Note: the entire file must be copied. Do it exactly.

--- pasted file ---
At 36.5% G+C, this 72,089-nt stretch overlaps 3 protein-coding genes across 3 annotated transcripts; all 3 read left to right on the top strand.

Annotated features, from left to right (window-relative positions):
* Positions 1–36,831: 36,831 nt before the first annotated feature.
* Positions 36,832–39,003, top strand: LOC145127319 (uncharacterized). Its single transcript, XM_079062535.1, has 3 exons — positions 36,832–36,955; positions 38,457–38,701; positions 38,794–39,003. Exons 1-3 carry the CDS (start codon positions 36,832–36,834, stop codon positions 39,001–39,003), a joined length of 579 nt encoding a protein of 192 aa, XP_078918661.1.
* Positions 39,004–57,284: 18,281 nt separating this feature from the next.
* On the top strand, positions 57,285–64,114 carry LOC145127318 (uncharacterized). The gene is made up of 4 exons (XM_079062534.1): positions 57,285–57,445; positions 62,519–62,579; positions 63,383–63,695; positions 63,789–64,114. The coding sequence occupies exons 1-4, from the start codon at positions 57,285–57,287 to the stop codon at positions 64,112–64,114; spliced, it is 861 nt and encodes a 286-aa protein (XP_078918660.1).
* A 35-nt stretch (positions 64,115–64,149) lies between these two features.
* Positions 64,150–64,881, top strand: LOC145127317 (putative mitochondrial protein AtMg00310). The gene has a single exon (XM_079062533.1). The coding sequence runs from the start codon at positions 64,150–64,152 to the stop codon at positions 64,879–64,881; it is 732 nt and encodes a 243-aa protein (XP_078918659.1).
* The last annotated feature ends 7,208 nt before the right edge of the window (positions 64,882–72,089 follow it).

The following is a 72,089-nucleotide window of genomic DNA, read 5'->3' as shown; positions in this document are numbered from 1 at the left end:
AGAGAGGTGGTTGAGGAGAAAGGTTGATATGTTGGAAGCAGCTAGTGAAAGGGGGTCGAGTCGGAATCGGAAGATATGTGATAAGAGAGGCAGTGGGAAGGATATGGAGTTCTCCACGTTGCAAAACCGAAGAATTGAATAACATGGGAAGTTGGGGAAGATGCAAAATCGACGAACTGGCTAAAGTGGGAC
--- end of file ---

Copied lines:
At 36.5% G+C, this 72,089-nt stretch overlaps 3 protein-coding genes across 3 annotated transcripts; all 3 read left to right on the top strand.

Annotated features, from left to right (window-relative positions):
* Positions 1–36,831: 36,831 nt before the first annotated feature.
* Positions 36,832–39,003, top strand: LOC145127319 (uncharacterized). Its single transcript, XM_079062535.1, has 3 exons — positions 36,832–36,955; positions 38,457–38,701; positions 38,794–39,003. Exons 1-3 carry the CDS (start codon positions 36,832–36,834, stop codon positions 39,001–39,003), a joined length of 579 nt encoding a protein of 192 aa, XP_078918661.1.
* Positions 39,004–57,284: 18,281 nt separating this feature from the next.
* On the top strand, positions 57,285–64,114 carry LOC145127318 (uncharacterized). The gene is made up of 4 exons (XM_079062534.1): positions 57,285–57,445; positions 62,519–62,579; positions 63,383–63,695; positions 63,789–64,114. The coding sequence occupies exons 1-4, from the start codon at positions 57,285–57,287 to the stop codon at positions 64,112–64,114; spliced, it is 861 nt and encodes a 286-aa protein (XP_078918660.1).
* A 35-nt stretch (positions 64,115–64,149) lies between these two features.
* Positions 64,150–64,881, top strand: LOC145127317 (putative mitochondrial protein AtMg00310). The gene has a single exon (XM_079062533.1). The coding sequence runs from the start codon at positions 64,150–64,152 to the stop codon at positions 64,879–64,881; it is 732 nt and encodes a 243-aa protein (XP_078918659.1).
* The last annotated feature ends 7,208 nt before the right edge of the window (positions 64,882–72,089 follow it).

The following is a 72,089-nucleotide window of genomic DNA, read 5'->3' as shown; positions in this document are numbered from 1 at the left end:
AGAGAGGTGGTTGAGGAGAAAGGTTGATATGTTGGAAGCAGCTAGTGAAAGGGGGTCGAGTCGGAATCGGAAGATATGTGATAAGAGAGGCAGTGGGAAGGATATGGAGTTCTCCACGTTGCAAAACCGAAGAATTGAATAACATGGGAAGTTGGGGAAGATGCAAAATCGACGAACTGGCTAAAGTGGGAC